A compromise between the city of Los Angeles and the Air Force on military housing in San Pedro passed what one city official called "the last major hurdle" last week when the city's Board of Recreation and Parks Commissioners voted unanimously to approve it.
Last month, the commission shocked city officials and negotiators when it postponed action on the issue because of residents' objections. Routine commission approval had been expected for the compromise, which took nearly three years to negotiate.
Councilwoman Joan Milke Flores, whose office led negotiations with the Air Force, left nothing to chance last week. Flores, who did not attend the meeting last month, made a personal appeal to the commission, and three of her deputies as well as aides to Los Angeles County Supervisor Deane Dana and state Sen. Robert Beverly (R-Redondo Beach) were on hand to support the compromise.
"Let us go forward with this agreement," Flores told the commission. "I think you will be pleased a year or two from now when all of the dust settles."
100 Acres for Park
The agreement would preserve 100 acres of the city's White Point park for a proposed oceanfront state park and would allow housing on the remaining 13 acres of the park and on the entire 22-acre Martin J. Bogdanovich Recreation Center.
Both parks were once part of the Ft. MacArthur Army base, but the land was declared surplus by the federal government in the 1970s and was deeded to the city, with the provision that it could be reclaimed "for national defense purposes." The Air Force has sought to take back some of the land to build 170 single-family homes for officers assigned to its space division in El Segundo.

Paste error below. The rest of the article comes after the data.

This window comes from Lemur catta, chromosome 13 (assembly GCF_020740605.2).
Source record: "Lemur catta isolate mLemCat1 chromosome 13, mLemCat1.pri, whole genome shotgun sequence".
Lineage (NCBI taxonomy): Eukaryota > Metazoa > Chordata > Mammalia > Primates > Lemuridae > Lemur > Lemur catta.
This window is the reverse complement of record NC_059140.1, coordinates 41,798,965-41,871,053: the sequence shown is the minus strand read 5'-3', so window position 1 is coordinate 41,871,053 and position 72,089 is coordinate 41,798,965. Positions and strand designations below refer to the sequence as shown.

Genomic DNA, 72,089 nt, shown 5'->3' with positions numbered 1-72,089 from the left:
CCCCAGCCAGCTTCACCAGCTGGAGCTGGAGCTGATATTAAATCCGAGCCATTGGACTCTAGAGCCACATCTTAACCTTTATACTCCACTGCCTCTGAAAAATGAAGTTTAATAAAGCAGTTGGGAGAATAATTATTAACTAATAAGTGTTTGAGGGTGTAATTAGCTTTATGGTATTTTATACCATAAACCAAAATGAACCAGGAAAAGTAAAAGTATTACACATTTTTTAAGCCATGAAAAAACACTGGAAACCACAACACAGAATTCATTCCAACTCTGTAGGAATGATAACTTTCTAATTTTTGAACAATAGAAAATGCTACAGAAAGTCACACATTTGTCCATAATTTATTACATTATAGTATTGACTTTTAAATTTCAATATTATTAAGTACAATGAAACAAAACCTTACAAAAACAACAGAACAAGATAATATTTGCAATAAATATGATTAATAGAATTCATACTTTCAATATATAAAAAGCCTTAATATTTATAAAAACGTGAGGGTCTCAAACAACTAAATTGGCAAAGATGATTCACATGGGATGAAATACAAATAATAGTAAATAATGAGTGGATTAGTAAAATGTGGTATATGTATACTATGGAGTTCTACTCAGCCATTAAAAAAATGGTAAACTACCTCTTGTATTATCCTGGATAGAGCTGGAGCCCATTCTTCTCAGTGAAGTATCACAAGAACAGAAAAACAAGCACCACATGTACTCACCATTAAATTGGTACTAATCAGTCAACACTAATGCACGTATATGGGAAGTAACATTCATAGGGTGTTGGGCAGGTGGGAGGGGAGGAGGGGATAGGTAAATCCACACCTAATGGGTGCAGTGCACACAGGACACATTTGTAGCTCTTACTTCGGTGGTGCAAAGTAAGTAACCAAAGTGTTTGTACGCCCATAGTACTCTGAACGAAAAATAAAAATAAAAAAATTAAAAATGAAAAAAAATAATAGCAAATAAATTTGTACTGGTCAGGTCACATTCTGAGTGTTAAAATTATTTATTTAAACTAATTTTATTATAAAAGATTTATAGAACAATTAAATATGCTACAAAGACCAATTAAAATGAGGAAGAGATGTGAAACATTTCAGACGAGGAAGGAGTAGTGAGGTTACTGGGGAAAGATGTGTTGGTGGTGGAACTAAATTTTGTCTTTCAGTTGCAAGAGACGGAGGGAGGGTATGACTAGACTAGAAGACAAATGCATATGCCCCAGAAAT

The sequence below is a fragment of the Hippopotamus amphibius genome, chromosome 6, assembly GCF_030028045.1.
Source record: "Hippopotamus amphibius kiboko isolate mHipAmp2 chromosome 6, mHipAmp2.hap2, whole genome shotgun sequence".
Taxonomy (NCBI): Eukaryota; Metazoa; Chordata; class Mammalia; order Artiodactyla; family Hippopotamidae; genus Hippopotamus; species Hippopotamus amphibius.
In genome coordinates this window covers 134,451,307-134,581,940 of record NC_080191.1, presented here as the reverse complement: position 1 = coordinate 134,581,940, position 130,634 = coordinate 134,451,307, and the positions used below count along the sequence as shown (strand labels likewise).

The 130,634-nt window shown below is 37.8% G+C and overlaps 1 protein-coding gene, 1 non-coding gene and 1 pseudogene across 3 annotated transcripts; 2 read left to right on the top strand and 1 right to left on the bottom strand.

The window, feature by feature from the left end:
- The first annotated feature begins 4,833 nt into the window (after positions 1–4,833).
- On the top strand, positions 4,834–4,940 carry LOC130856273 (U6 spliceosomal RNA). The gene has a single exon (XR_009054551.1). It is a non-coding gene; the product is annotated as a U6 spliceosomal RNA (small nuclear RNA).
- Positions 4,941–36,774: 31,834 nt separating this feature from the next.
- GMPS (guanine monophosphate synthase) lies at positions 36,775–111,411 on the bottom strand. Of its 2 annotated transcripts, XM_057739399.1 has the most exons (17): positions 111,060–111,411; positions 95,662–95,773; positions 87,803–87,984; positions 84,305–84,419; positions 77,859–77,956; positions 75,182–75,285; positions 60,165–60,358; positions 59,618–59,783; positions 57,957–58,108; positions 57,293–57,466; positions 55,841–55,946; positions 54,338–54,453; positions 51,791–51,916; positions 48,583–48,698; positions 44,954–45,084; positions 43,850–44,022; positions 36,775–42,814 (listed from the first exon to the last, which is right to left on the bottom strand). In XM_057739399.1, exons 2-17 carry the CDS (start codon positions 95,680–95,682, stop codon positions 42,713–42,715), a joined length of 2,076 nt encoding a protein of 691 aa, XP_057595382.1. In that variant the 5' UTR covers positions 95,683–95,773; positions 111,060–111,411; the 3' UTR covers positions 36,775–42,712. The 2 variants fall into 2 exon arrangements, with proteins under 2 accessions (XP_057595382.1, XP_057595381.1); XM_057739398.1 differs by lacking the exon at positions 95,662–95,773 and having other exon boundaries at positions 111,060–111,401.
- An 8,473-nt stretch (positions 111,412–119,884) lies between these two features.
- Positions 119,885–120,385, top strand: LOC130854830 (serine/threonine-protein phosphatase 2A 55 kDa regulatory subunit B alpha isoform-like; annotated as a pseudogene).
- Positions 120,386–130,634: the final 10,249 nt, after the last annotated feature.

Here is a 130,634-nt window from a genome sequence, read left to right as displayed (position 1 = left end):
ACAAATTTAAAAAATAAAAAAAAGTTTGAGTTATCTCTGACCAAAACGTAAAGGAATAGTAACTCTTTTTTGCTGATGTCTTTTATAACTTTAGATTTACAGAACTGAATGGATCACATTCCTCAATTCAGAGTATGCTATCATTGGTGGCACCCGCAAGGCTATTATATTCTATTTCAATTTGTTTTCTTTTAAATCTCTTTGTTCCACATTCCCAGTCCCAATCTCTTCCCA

Bob Bryant, regional commissioner for the American Youth Soccer Organization, has led opposition to the agreement, arguing that city negotiators have not adequately considered the 1,200 children who play soccer at Bogdanovich park.
At the board meeting last week, Bryant submitted petitions with 1,900 signatures of residents who oppose the agreement. Board President William Robertson accepted the petitions, but did not allow Bryant--or any other resident at the meeting--to speak.
Difficult for Children
"They are making this thing as difficult as possible for the children," Bryant said after the meeting. "I think it is terrible that our First Amendment right to speak was denied. Supplying them with almost 2,000 names did not even give us the courtesy to talk."
Assistant City Atty. Pete Echeverria, who advises the board, said this week that the commissioners were permitted to limit discussion on the issue because Bryant and others had already spoken at a public hearing last month. Echeverria said the commission had postponed making a decision at that time to gather more information, particularly the testimony of Flores.
"I think it is appropriate for the chair to say we are not going to reopen it to rehash the same old arguments," Echeverria said.
In her remarks to the board, Flores promised to relocate the soccer field at Bogdanovich park, and said a citizens group she appointed last month has begun looking for a new location. She assured the commissioners that the city has enough money for the new field. Bryant and others have voiced concerns that the city has neither the will nor the money to replace the Bogdanovich field.
'Keep Our Commitments'
"We will keep our commitments," Flores told the board.
The agreement must now be reviewed by the city's Planning Department before it is sent to the City Council and Mayor Tom Bradley for approval. Bernie Evans, Flores' chief deputy, said he expects Bradley will sign the agreement before the end of next month.
The board's vote was "the last major hurdle," Evans said. "We feel very optimistic that it will now be certified by everyone."